Business Plus

Trio’s Pet Project

BusterBox founders return to Spark Crowdfundi­ng as they look to grow their dog-treats business customer base, writes Kathleen O’Callaghan


The domestic pet market is worth an estimated €10bn per annum in the UK, while in Ireland pet owners shell out c.€400m million on pet products every year. Dog owners love their pets, and with this in mind BusterBox was establishe­d in 2016 to provide a dedicated monthly delivery service targeting dog lovers who have a budget to indulge their pooches.

For a tiered, online subscripti­on, every month BusterBox subscriber­s are delivered a box filled with nutritiona­l treats, novelty soft toys, dental chews as well as other pet parapherna­lia to keep the average mutt happy.

The costs involved in this service are substantia­l. First there are the product costs, the fulfilment and shipping costs, and the general overheads associated with the enterprise. In addition, building out such a business requires substantia­l investment to bring BusterBox to the attention of the target market.

Founders Gary Redmond (31), Liam Brennan (32) and Paul Carrick (32) started the enterprise and 2016 and six years on they have yet to turn a profit. The abridged accounts filing for trading company Scoobybox Ltd discloses a net loss of €158,000 for 2021, bringing accumulate­d loses to €301,000. Recently the company has been endeavouri­ng to raise €300,000 through Spark Crowdfundi­ng, after utilising that source to raise €120,000 in September 2021. The price of the BusterBox equity being offered values the enterprise at over €3m.

Based on the company’s own figures, that valuation is speculativ­e. The financials shown to potential investors on the Spark website disclose trading losses even as sales have increased. According to the company-supplied informatio­n, revenue of €1.96m in 2021 generated an EBITDA loss of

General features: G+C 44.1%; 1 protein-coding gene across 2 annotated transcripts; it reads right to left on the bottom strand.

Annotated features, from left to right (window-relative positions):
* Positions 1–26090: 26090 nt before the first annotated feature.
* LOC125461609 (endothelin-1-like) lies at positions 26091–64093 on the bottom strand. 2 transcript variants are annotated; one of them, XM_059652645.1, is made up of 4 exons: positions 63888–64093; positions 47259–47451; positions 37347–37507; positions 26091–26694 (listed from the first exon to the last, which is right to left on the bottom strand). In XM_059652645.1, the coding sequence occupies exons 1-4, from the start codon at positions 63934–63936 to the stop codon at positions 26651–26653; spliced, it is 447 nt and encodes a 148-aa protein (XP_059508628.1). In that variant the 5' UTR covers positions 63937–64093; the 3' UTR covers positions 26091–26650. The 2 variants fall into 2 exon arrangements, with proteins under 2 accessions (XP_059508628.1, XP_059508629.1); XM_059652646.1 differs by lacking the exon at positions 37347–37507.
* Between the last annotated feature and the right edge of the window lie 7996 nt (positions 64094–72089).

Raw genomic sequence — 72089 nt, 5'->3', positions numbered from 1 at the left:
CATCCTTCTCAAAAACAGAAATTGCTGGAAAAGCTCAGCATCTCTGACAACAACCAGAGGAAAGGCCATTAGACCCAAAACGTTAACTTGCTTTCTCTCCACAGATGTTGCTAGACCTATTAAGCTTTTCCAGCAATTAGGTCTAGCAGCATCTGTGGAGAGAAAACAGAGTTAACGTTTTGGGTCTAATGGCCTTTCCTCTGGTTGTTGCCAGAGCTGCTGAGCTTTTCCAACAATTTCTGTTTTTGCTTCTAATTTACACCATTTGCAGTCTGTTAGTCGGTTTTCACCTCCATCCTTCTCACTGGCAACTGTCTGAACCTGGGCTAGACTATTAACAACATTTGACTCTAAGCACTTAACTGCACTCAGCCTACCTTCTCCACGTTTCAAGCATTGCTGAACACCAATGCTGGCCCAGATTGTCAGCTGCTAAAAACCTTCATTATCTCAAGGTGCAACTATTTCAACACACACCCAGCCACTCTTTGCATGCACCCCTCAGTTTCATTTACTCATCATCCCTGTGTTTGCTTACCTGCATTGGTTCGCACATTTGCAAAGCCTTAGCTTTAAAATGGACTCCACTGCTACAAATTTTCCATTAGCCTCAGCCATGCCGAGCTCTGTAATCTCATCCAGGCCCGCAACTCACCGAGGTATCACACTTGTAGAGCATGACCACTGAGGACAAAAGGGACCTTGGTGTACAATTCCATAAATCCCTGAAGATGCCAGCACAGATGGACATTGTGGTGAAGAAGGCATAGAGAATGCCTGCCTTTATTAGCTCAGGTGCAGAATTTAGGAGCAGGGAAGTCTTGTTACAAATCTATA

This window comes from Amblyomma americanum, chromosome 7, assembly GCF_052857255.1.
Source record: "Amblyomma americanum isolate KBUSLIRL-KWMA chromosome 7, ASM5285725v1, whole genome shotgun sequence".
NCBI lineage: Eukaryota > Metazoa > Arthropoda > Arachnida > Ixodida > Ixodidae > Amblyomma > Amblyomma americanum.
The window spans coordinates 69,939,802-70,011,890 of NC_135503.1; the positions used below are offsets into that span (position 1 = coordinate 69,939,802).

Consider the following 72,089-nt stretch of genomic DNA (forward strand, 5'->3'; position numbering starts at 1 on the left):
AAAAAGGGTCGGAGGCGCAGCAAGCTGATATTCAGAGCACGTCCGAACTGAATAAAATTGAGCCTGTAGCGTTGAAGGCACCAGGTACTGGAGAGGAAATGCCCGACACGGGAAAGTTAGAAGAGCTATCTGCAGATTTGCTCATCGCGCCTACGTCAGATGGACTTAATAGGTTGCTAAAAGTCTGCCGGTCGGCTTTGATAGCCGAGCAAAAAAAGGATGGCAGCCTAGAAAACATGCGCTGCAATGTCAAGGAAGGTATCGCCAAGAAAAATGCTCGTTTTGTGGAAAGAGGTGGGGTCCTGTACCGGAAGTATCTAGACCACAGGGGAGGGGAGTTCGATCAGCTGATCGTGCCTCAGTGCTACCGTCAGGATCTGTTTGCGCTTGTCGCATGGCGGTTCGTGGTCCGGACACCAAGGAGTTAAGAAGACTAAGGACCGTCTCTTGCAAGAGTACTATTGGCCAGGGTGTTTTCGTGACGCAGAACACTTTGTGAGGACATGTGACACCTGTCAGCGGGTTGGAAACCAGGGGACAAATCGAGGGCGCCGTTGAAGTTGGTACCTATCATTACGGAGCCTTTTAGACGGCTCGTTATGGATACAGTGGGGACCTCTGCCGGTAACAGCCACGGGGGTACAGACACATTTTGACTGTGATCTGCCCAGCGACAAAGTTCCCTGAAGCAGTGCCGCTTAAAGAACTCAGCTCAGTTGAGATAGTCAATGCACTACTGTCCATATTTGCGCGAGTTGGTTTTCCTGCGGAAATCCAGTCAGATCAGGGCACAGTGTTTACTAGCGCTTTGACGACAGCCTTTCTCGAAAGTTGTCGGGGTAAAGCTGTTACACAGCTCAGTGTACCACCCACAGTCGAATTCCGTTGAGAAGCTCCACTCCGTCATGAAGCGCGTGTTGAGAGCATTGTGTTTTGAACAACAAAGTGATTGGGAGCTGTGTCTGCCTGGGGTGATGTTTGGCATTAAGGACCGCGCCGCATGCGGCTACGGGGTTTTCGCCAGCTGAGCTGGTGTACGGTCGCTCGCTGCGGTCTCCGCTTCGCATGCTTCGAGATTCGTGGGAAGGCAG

€242,000. For 2022, the forecast is for revenue to grow to €2.67m, with the loss reducing to €192,000.

The BusterBox financials shared with Spark’s investor community show operating expenditur­e increasing from €823,000 in 2021 to a forecast €1,420,000 in 2022. This suggests that customer growth is strongly allied to marketing spend. As the investment blurb explains: “We are currently held back by cash flow from accelerati­ng growth rapidly. Monthly revenues can’t support a ramp-up in customer recruitmen­t to 3,000 to 5,000 new subscriber­s per month.”

BusterBox claims a current subscriber total of 9,320. The company’s ambition is to increase monthly subscriber­s to over 30,000 in 2023, and with further exponentia­l subscriber growth the venture would become strongly cash positive in 2024, its projection­s suggest. However, it’s also clear that ongoing cash infusions will be required to scale up the business to possible profitabil­ity.

The BusterBox trio, who hail from Malahide, Dublin, had their own dogs growing up and had a good idea of what sort of products and services are popular with the pet set. “We all owned dogs and are genuinely interested in looking after pets, so that helped us to create a healthy monthly treat box for the market along with additional pieces like cooling mats, beds and car seats,” explains Gary Redmond. “We looked at the success of subscripti­on plans such as Barkbox in the US and saw there was potential for a similar plan in the UK and Ireland.”

Barkbox, publicly listed in the

US as Bark Inc, was establishe­d in 2011 and currently has c.2.3m active subscripti­ons. Bark has recently expanded out of dog toys and treats, and revenue increased by 34% to $507m in the year to Mach 2022. Bark’s net loss in 2021/22 was $68m and the company never seems to have made a profit. However, annual

 ?? PAUL SHARP ?? BusterBox founders (l-r) Gary Redmond, Liam Brennan and Paul Carrick
PAUL SHARP BusterBox founders (l-r) Gary Redmond, Liam Brennan and Paul Carrick

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